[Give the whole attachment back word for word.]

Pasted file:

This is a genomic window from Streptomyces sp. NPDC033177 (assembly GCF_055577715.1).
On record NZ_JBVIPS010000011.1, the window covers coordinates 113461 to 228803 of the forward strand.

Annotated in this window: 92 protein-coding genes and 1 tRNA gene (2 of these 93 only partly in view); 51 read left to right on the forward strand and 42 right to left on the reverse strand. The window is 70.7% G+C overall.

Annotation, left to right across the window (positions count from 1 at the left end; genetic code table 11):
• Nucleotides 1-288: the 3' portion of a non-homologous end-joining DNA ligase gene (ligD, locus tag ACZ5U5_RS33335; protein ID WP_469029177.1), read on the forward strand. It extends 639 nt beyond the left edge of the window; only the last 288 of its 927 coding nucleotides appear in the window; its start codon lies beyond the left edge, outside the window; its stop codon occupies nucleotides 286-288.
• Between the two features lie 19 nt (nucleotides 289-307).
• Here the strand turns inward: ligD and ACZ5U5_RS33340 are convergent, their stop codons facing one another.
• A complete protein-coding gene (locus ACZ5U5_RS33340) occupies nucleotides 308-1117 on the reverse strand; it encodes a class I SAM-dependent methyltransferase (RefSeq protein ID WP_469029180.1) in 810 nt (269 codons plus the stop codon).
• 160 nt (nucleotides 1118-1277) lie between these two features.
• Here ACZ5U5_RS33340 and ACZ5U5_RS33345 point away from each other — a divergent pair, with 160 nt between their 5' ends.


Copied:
This is a genomic window from Streptomyces sp. NPDC033177 (assembly GCF_055577715.1).
On record NZ_JBVIPS010000011.1, the window covers coordinates 113461 to 228803 of the forward strand.

Annotated in this window: 92 protein-coding genes and 1 tRNA gene (2 of these 93 only partly in view); 51 read left to right on the forward strand and 42 right to left on the reverse strand. The window is 70.7% G+C overall.

Annotation, left to right across the window (positions count from 1 at the left end; genetic code table 11):
• Nucleotides 1-288: the 3' portion of a non-homologous end-joining DNA ligase gene (ligD, locus tag ACZ5U5_RS33335; protein ID WP_469029177.1), read on the forward strand. It extends 639 nt beyond the left edge of the window; only the last 288 of its 927 coding nucleotides appear in the window; its start codon lies beyond the left edge, outside the window; its stop codon occupies nucleotides 286-288.
• Between the two features lie 19 nt (nucleotides 289-307).
• Here the strand turns inward: ligD and ACZ5U5_RS33340 are convergent, their stop codons facing one another.
• A complete protein-coding gene (locus ACZ5U5_RS33340) occupies nucleotides 308-1117 on the reverse strand; it encodes a class I SAM-dependent methyltransferase (RefSeq protein ID WP_469029180.1) in 810 nt (269 codons plus the stop codon).
• 160 nt (nucleotides 1118-1277) lie between these two features.
• Here ACZ5U5_RS33340 and ACZ5U5_RS33345 point away from each other — a divergent pair, with 160 nt between their 5' ends.